Part 1 Family History is not a cosy pastime
Recently, for the first time, I gave a presentation on the subject of radical family history to an audience of radical historians, most of whom were also politically radical. By and large the response was positive and constructive, but there were some quite contrary comments and it is worth addressing these in more detail.
First, a couple of definitions. ‘Radical’ in the sense that I intend refers both to political motivation as well as historical methodology or philosophy. The two often work together, but need not do so. ‘Family history’ in the sense that I intend refers to genealogical research, family reconstitution over generations and the linkage of basic life cycle data to other records for context. It shades into community history and community reconstitution at a grassroots level.
There is absolutely nothing that is intrinsically radical about tracing one’s family tree, especially when confined to the direct male line as some strict genealogists suggest. Genealogy, pure and simple, may be juridically useful in tracing claims for inheritance among propertied and landed classes, but for the majority of us is no more useful than any other collecting hobby – this time of ancestors and distant cousins. It is a pastime, no more, no less. It is not history.
As a pastime, family history can also become conservative and reactionary, if all that is learned by the practitioner is “what a long way we have come”. Worse still it leads to a tendency to wallow in self-indulgent nostalgia. Such passive, self-congratulatory reconstruction of an imagined, sepia-tinted past is not even worthy to be called ‘history’ at all. Sadly this is precisely the terms in which family (and local) history is often presented, in specialist magazines, in the mass media and by the publishing houses.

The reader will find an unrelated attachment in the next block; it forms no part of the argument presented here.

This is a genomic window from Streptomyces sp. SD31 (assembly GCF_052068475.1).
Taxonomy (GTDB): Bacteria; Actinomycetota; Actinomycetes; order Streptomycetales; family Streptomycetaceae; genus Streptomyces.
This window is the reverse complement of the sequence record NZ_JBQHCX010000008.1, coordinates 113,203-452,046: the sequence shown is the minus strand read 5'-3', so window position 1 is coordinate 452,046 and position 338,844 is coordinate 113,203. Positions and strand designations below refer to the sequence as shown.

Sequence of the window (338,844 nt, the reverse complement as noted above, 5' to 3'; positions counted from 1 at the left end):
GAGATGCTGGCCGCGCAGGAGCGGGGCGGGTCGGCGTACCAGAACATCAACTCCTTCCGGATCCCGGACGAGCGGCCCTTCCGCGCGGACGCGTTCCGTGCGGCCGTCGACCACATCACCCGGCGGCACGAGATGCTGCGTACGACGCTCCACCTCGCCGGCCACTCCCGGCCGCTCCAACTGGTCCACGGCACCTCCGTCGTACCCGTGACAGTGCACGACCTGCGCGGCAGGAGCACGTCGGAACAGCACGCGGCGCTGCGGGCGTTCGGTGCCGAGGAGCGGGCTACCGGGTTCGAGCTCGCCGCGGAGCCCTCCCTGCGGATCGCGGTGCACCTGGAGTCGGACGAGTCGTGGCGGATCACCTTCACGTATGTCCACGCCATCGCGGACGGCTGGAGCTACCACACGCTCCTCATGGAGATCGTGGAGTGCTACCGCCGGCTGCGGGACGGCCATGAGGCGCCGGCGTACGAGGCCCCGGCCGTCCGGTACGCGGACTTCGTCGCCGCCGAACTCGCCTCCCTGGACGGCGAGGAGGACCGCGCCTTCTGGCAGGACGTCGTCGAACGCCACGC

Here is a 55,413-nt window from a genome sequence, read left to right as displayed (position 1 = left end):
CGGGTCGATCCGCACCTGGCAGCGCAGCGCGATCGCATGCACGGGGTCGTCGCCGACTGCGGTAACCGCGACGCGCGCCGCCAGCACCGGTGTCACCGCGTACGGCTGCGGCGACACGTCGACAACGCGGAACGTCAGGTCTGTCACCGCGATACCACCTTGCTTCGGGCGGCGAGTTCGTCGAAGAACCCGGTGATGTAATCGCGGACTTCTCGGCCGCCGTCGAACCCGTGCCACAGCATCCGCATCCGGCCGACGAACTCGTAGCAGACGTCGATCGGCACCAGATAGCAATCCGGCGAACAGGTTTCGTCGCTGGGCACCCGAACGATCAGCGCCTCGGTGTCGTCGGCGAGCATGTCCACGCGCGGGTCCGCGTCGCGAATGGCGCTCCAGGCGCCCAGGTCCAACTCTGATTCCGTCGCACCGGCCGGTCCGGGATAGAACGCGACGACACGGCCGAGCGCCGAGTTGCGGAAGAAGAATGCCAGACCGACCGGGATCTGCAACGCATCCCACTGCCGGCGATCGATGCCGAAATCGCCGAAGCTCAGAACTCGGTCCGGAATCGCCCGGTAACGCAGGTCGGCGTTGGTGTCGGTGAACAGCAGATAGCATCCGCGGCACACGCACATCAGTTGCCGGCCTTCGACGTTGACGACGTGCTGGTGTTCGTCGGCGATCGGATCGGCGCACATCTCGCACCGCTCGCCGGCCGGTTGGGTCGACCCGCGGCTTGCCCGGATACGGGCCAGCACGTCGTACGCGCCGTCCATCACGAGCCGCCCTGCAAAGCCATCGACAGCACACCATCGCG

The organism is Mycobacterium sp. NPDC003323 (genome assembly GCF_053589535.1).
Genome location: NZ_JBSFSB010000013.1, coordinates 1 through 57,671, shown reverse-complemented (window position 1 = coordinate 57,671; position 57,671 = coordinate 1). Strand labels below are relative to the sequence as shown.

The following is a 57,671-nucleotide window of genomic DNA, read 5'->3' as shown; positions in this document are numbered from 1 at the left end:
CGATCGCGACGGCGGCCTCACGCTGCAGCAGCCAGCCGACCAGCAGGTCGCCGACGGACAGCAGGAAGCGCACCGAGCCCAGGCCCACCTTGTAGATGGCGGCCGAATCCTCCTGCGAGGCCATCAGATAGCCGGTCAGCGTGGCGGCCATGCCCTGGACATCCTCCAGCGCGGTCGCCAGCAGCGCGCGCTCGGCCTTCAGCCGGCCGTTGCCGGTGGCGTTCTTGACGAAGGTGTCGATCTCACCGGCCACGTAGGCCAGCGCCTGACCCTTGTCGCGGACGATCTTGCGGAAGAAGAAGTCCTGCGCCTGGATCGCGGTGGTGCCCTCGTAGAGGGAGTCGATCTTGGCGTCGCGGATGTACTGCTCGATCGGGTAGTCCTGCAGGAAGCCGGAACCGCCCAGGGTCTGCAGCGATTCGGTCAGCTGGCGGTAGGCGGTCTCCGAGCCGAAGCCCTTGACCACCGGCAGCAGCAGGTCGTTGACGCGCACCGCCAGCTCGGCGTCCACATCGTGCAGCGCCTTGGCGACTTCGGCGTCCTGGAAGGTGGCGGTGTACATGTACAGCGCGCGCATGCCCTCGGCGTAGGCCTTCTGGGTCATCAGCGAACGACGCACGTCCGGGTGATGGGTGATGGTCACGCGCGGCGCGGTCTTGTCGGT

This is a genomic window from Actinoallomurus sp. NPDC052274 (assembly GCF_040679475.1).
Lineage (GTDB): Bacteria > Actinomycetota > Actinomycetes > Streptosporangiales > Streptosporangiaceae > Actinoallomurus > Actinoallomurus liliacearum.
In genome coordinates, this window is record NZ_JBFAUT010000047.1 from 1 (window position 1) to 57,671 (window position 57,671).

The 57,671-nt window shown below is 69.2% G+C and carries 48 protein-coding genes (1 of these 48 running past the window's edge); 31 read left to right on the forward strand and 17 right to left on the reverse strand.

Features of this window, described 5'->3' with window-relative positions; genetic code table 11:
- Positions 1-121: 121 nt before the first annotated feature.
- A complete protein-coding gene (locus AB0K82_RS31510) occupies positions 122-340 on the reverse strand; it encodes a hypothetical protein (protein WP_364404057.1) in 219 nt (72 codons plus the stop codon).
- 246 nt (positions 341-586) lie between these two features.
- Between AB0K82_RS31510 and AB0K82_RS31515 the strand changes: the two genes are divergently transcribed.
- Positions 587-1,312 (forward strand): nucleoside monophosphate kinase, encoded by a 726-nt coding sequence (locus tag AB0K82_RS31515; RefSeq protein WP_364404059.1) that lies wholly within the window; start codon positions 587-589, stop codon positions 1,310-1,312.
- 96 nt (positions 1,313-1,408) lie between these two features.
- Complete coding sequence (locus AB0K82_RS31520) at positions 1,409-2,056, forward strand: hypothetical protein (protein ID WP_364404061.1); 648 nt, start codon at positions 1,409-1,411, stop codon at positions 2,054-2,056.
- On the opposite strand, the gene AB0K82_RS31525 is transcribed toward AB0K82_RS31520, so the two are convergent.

In my own city of York, the University’s Centre for Life Long Learning is putting on a short course for adults in 2012 that promotes this very viewpoint. I quote from the description of Meet York Families: A Rapid Tour through Six Centuries: “One family will be examined each week, with key texts and slides used to illustrate important aspects of their lives. Interestingly, we will see that by dint of hard work, sufficient education and training, an aspiring attitude, good health, good luck, frugality and auspicious marriage, the social and economic prospects of each kinship group was raised”.
This could not be more obviously an assertion of a conservative, meritocratic individualist ideology more associated with the Victorian moralist Samuel Smiles. There is nothing about the context of wider political and social change, no mention here of collective life. It could not be further from that sadly missed DA 301 course from the Open University in the 1990s which took students from Family Tree to Family History, on to Community History and then reflected back on the relationship between Communities and Families. But it demonstrates that Family History, like any other historical genre, is not some simplistic gathering of ‘facts’, but an area of research that has to be contested like any other. That is where the potential for Radical Family History comes in.